On November 16th, The American Lung Association announced their Cleanest Cities Report called The State of the Air 2010:
· People at Risk In 25 Most Ozone-Polluted Cities
· There is also data for hundreds of other cities and all 50 states.
To see the full 175 page report, go to: State of Air 2010
The State of the Air 2010 shows that the air quality in many places has improved, but that over 175 million people—roughly 58 percent—still suffer pollution levels that are too often dangerous to breathe. Unhealthy air remains a threat to the lives and health of millions of people in the United States, despite great progress. Even as the nation explores the complex challenges of global warming and energy, air pollution lingers as a widespread and dangerous reality.
The State of the Air 2010 report looks at levels of ozone and particle pollution found in monitoring sites across the United States in 2006, 2007, and 2008. The report uses the most current quality-assured nationwide data available for these analyses.
For particle pollution, the report examines fine particulate matter (PM2.5) in two different ways: averaged year-round (annual average) and over short-term levels (24-hour). For both ozone and short-term particle pollution, the analysis uses a weighted average number of days that allows recognition of places with higher levels of pollution. For the year-round particle pollution rankings, the report uses averages calculated and reported by the U.S. Environmental Protection Agency. For comparison, the State of the Air 2009 report covered data from 2005, 2006 and 2007.1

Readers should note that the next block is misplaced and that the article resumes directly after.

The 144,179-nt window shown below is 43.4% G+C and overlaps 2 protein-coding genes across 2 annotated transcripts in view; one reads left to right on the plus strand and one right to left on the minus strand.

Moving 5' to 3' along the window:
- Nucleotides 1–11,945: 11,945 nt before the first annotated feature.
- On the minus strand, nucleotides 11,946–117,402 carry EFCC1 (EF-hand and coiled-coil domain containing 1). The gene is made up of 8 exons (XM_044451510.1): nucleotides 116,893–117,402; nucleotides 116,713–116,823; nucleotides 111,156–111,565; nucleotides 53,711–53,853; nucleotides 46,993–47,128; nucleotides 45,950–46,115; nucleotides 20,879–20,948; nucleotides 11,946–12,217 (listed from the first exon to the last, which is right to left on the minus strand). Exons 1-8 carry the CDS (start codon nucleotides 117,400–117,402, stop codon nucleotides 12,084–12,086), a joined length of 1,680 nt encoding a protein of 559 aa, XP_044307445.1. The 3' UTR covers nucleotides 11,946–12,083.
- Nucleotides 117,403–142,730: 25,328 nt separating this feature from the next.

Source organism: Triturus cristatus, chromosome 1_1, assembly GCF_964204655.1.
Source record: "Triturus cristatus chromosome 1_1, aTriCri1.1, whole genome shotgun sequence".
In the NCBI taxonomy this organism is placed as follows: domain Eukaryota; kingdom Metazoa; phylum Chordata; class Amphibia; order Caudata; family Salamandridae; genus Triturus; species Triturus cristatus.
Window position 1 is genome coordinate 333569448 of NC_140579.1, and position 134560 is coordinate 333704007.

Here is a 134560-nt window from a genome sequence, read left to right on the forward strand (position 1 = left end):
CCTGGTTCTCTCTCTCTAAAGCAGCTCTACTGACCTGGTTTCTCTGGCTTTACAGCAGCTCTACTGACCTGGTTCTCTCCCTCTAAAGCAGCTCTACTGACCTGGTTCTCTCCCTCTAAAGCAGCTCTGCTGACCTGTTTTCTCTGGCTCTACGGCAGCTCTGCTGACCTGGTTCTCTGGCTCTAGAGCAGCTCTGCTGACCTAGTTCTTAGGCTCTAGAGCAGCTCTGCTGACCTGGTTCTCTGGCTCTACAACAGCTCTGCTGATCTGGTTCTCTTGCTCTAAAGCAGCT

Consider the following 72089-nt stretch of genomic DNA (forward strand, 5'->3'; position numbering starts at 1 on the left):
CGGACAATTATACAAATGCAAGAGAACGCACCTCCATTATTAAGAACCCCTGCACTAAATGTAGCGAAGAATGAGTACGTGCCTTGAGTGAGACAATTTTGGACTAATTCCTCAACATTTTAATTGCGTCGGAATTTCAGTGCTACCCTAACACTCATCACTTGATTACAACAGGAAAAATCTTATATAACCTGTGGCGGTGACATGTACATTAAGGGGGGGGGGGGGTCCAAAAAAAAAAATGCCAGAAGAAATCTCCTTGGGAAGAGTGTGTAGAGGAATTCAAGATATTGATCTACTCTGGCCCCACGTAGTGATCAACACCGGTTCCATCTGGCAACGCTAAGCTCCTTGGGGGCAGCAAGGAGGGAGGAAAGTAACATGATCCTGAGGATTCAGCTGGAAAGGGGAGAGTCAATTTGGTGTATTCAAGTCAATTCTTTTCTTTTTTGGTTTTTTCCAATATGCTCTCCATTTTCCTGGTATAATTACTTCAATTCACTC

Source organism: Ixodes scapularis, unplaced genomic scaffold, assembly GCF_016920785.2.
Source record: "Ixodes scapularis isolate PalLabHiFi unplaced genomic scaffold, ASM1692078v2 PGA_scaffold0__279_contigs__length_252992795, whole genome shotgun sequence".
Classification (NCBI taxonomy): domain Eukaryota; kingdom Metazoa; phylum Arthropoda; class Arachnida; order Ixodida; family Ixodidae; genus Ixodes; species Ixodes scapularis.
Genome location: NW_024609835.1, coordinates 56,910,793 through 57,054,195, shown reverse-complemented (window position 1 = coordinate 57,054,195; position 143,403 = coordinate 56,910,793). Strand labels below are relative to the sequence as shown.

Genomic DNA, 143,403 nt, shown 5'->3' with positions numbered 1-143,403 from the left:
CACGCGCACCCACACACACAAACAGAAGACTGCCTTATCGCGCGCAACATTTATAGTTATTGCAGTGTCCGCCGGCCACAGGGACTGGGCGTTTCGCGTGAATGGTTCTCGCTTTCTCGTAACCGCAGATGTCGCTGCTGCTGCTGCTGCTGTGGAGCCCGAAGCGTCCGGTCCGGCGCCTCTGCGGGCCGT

The strongest improvement came in the year-round (annual) particle pollution levels, but most of the cities with the highest ozone and short-term particle levels improved as well. These results show that cleaning up major sources of air pollution produces healthier air. However, the continuing problem demonstrates that more remains to be done, especially in cleaning up coal-fired power plants and existing diesel engines. The results also show the need for stronger limits on national air pollution levels—a fight that the American Lung Association has long led as a key to healthier air.
For the first time, the State of the Air 2010 includes population estimates for another at-risk group, people living in poverty. As discussed under Health Effects, people who have low incomes face higher risk of harm from air pollution. The population estimates here are based in the poverty definition used by the U.S. Census Bureau.